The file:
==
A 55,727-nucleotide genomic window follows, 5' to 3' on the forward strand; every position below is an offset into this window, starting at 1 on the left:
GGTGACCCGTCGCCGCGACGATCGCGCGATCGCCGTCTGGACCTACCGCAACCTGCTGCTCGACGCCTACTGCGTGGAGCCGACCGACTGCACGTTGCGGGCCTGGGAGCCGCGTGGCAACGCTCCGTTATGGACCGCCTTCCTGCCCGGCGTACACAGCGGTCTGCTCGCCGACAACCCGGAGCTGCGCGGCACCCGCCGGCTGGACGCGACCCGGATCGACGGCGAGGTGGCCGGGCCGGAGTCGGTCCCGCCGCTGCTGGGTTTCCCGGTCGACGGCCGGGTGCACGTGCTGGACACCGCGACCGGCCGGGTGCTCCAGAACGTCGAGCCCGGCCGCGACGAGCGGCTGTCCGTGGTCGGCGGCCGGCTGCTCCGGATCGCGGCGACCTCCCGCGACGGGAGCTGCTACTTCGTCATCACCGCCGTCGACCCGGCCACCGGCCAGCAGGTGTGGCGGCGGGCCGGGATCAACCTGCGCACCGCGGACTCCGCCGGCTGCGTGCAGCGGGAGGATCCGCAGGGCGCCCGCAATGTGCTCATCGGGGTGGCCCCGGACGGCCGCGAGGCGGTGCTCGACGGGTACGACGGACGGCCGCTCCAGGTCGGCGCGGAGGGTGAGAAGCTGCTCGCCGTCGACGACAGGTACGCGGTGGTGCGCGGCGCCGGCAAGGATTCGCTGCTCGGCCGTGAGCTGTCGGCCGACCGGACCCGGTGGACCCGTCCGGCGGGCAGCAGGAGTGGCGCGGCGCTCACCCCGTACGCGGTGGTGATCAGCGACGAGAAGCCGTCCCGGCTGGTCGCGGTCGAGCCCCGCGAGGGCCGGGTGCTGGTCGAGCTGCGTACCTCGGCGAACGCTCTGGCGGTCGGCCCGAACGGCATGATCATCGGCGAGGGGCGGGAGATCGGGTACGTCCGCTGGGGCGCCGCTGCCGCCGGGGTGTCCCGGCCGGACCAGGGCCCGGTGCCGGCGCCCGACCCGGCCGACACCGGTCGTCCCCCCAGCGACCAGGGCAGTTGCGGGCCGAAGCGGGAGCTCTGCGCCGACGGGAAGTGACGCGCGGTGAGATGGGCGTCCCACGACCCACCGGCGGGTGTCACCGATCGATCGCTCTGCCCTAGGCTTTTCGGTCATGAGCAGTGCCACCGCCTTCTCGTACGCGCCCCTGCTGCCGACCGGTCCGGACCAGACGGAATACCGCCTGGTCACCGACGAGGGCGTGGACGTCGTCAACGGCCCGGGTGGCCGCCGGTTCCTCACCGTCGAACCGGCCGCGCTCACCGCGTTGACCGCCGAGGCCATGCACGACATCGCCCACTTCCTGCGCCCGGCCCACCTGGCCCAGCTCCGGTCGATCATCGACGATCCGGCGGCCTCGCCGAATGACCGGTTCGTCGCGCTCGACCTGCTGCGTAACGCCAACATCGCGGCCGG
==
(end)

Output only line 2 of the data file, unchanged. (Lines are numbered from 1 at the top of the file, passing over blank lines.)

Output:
GGTGACCCGTCGCCGCGACGATCGCGCGATCGCCGTCTGGACCTACCGCAACCTGCTGCTCGACGCCTACTGCGTGGAGCCGACCGACTGCACGTTGCGGGCCTGGGAGCCGCGTGGCAACGCTCCGTTATGGACCGCCTTCCTGCCCGGCGTACACAGCGGTCTGCTCGCCGACAACCCGGAGCTGCGCGGCACCCGCCGGCTGGACGCGACCCGGATCGACGGCGAGGTGGCCGGGCCGGAGTCGGTCCCGCCGCTGCTGGGTTTCCCGGTCGACGGCCGGGTGCACGTGCTGGACACCGCGACCGGCCGGGTGCTCCAGAACGTCGAGCCCGGCCGCGACGAGCGGCTGTCCGTGGTCGGCGGCCGGCTGCTCCGGATCGCGGCGACCTCCCGCGACGGGAGCTGCTACTTCGTCATCACCGCCGTCGACCCGGCCACCGGCCAGCAGGTGTGGCGGCGGGCCGGGATCAACCTGCGCACCGCGGACTCCGCCGGCTGCGTGCAGCGGGAGGATCCGCAGGGCGCCCGCAATGTGCTCATCGGGGTGGCCCCGGACGGCCGCGAGGCGGTGCTCGACGGGTACGACGGACGGCCGCTCCAGGTCGGCGCGGAGGGTGAGAAGCTGCTCGCCGTCGACGACAGGTACGCGGTGGTGCGCGGCGCCGGCAAGGATTCGCTGCTCGGCCGTGAGCTGTCGGCCGACCGGACCCGGTGGACCCGTCCGGCGGGCAGCAGGAGTGGCGCGGCGCTCACCCCGTACGCGGTGGTGATCAGCGACGAGAAGCCGTCCCGGCTGGTCGCGGTCGAGCCCCGCGAGGGCCGGGTGCTGGTCGAGCTGCGTACCTCGGCGAACGCTCTGGCGGTCGGCCCGAACGGCATGATCATCGGCGAGGGGCGGGAGATCGGGTACGTCCGCTGGGGCGCCGCTGCCGCCGGGGTGTCCCGGCCGGACCAGGGCCCGGTGCCGGCGCCCGACCCGGCCGACACCGGTCGTCCCCCCAGCGACCAGGGCAGTTGCGGGCCGAAGCGGGAGCTCTGCGCCGACGGGAAGTGACGCGCGGTGAGATGGGCGTCCCACGACCCACCGGCGGGTGTCACCGATCGATCGCTCTGCCCTAGGCTTTTCGGTCATGAGCAGTGCCACCGCCTTCTCGTACGCGCCCCTGCTGCCGACCGGTCCGGACCAGACGGAATACCGCCTGGTCACCGACGAGGGCGTGGACGTCGTCAACGGCCCGGGTGGCCGCCGGTTCCTCACCGTCGAACCGGCCGCGCTCACCGCGTTGACCGCCGAGGCCATGCACGACATCGCCCACTTCCTGCGCCCGGCCCACCTGGCCCAGCTCCGGTCGATCATCGACGATCCGGCGGCCTCGCCGAATGACCGGTTCGTCGCGCTCGACCTGCTGCGTAACGCCAACATCGCGGCCGG